Karl Bengs: Keeping Memories AliveCulture
“Diamonds in the Rough”
The office of German architectural designer Karl Bengs is a 10-minute walk along a quiet shopping street from Matsudai Station—a small, unstaffed stop on a local train line some 40 minutes away from Echigo-Yuzawa on the Jōetsu Shinkansen. It is located on the second floor of a renovated, traditional inn, whose first floor now houses a stylish café and space for various events.
Bengs’s home is a further 20-minute drive along mountainous roads. “This is the entrance to Taketokoro,” he says, pointing to a roadside map of the district that he himself drew. It is a tiny community that one might normally whisk by without a thought, but if you took the time to look, you would find the landscape dotted with quaint, colorful homes that Bengs has restored. Nestled deep among wooded hills is an elegant, thatched-roof building where he makes his home.
“Kominka are diamonds in the rough,” Bengs asserts. “They’ll shine beautifully if you just polish them.” Indeed, his house exudes a radiance that would have been unimaginable 24 years ago, when it had become dilapidated and was on the verge of being torn down. Its walls today are painted light rose, and windows are fitted with German-made double-pane, insulating glass. A heavy front door opens to a spacious living area revealing solid wood pillars and roof beams.
The framework—sturdily built to withstand the heavy snows of Niigata—was at first disassembled and then put back together in the original manner; the skeletal woodwork is openly revealed as a decorative element, rather than being tucked away behind walls and ceilings. The décor seamlessly incorporates both traditional Japanese furnishings and Western imports.
“In the past, homes in Japan were built to last many generations,” Bengs says. “I think the skills of master carpenters here are the best in the world. It would be such a waste to tear these houses down and just scrap them. The problem is that most people today would find it too inconvenient to live in a kominka, even if it was fully restored. A house built only with modern materials, on the other hand, would probably not be very healthy. What we need is an optimum balance of nature and technology—a mix of the best of Japan and the West.”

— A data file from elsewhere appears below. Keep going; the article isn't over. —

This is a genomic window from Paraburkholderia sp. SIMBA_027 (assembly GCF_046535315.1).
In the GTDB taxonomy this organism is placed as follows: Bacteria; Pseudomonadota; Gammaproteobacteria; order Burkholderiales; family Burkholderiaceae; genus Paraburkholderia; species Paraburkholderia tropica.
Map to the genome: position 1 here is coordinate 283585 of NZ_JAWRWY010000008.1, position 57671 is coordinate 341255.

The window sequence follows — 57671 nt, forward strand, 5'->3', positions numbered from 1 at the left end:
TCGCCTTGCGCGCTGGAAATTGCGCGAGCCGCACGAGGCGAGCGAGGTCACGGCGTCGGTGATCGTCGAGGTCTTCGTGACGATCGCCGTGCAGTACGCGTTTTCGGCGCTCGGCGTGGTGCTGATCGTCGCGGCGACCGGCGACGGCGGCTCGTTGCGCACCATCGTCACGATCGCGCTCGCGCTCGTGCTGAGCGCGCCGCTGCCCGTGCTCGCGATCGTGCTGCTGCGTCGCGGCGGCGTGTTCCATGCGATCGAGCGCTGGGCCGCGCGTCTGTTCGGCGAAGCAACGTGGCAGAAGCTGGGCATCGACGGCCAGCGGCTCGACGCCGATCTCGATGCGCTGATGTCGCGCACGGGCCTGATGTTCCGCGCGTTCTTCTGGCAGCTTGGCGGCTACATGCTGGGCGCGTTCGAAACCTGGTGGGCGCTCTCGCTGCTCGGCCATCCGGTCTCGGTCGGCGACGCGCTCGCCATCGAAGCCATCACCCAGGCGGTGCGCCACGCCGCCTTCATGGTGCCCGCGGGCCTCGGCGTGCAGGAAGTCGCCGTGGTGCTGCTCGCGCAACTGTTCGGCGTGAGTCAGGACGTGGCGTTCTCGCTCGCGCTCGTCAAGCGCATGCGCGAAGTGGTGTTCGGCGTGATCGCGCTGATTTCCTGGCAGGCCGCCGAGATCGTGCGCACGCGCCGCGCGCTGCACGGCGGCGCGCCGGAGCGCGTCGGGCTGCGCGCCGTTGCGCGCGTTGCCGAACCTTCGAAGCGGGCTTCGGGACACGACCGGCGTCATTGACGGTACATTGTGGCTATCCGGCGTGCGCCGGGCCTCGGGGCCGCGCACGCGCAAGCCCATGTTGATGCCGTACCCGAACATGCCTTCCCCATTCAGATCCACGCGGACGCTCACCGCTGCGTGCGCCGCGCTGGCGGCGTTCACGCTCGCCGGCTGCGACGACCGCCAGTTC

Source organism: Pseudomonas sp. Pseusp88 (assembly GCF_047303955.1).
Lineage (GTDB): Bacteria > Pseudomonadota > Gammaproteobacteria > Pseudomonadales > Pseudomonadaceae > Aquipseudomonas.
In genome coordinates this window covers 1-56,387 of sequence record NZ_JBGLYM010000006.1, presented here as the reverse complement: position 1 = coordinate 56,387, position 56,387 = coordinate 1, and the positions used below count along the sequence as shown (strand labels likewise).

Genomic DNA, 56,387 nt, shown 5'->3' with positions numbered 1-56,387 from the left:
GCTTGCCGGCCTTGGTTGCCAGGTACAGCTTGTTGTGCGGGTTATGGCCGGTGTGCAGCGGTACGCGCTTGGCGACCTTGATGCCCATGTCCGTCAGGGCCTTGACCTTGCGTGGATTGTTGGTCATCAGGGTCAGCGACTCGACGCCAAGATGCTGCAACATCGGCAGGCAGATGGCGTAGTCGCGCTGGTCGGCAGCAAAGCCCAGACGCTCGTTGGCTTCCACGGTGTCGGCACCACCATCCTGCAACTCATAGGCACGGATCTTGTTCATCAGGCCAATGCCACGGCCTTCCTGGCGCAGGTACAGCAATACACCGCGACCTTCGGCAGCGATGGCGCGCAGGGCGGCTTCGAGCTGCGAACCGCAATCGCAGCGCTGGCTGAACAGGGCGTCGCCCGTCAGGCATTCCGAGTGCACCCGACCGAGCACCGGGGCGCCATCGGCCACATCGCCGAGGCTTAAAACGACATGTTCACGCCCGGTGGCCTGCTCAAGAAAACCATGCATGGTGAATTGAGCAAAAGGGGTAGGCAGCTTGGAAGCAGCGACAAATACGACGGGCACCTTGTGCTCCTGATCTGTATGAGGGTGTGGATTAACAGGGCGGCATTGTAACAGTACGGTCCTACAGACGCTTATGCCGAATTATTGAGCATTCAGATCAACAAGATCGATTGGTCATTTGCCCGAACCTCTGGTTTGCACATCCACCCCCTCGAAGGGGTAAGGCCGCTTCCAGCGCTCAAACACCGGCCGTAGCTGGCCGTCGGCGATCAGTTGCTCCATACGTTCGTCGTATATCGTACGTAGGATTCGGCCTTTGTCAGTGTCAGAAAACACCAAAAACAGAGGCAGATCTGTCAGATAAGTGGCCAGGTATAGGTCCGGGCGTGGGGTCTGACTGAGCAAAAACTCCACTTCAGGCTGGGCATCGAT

Kitchen counters, for instance, were imported from Germany, and the sink is slightly higher than is typical in Japan. His wife Cristina, a former flight attendant, finds this fusion of cultural currents quite appealing, adding, “I never knew how relaxing it can be to sleep underneath a thatched roof!”
Community Revitalization Initiatives
To date, Bengs has revived eight old houses in the Taketokoro district, many of which he undertook even before owners had been found for them. “I was convinced that there’d be people who would fall in love with the village, just as I had.” His hunch proved correct, and the renovated buildings were quickly bought up, including by people who moved here from large cities. Today, hordes of visitors hoping to get a glimpse of the renovated kominka descend on Taketokoro regularly.
“Before Bengs-san came, nobody saw any value in these old houses,” notes Igarashi Tomio, who was born and raised in the village. He served as community leader until last year and now spends his weekends helping out at Yellow House, the second kominka that Bengs restored after his own home and that is now operated as a weekend café. Igarashi provides an introduction to the “Bengs philosophy” to visitors curious about kominka renovation.
“Bengs-san treats old things with special care,” Igarashi explains. “Instead of filling an eight-meter well when Yellow House was renovated, he lowered himself down and cleaned out the bottom. He placed a glass lid on top and shone colored lights, so visitors can now always see beautiful blue water flowing under the floor here.”